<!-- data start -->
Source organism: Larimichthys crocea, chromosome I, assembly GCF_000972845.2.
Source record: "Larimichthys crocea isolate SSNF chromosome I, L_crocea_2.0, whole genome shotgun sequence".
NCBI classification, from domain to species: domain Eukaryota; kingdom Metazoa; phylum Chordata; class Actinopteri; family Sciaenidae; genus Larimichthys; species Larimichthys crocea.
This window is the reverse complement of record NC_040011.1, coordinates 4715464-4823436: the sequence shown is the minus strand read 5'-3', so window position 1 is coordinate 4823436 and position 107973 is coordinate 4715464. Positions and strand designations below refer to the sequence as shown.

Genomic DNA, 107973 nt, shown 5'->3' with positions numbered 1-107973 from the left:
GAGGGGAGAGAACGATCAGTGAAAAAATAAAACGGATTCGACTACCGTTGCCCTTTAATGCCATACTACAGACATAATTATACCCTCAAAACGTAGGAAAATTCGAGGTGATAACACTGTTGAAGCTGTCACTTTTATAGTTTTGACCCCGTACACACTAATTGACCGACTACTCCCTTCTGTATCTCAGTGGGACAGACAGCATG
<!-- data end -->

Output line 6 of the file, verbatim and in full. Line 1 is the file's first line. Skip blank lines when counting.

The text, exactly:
GAGGGGAGAGAACGATCAGTGAAAAAATAAAACGGATTCGACTACCGTTGCCCTTTAATGCCATACTACAGACATAATTATACCCTCAAAACGTAGGAAAATTCGAGGTGATAACACTGTTGAAGCTGTCACTTTTATAGTTTTGACCCCGTACACACTAATTGACCGACTACTCCCTTCTGTATCTCAGTGGGACAGACAGCATG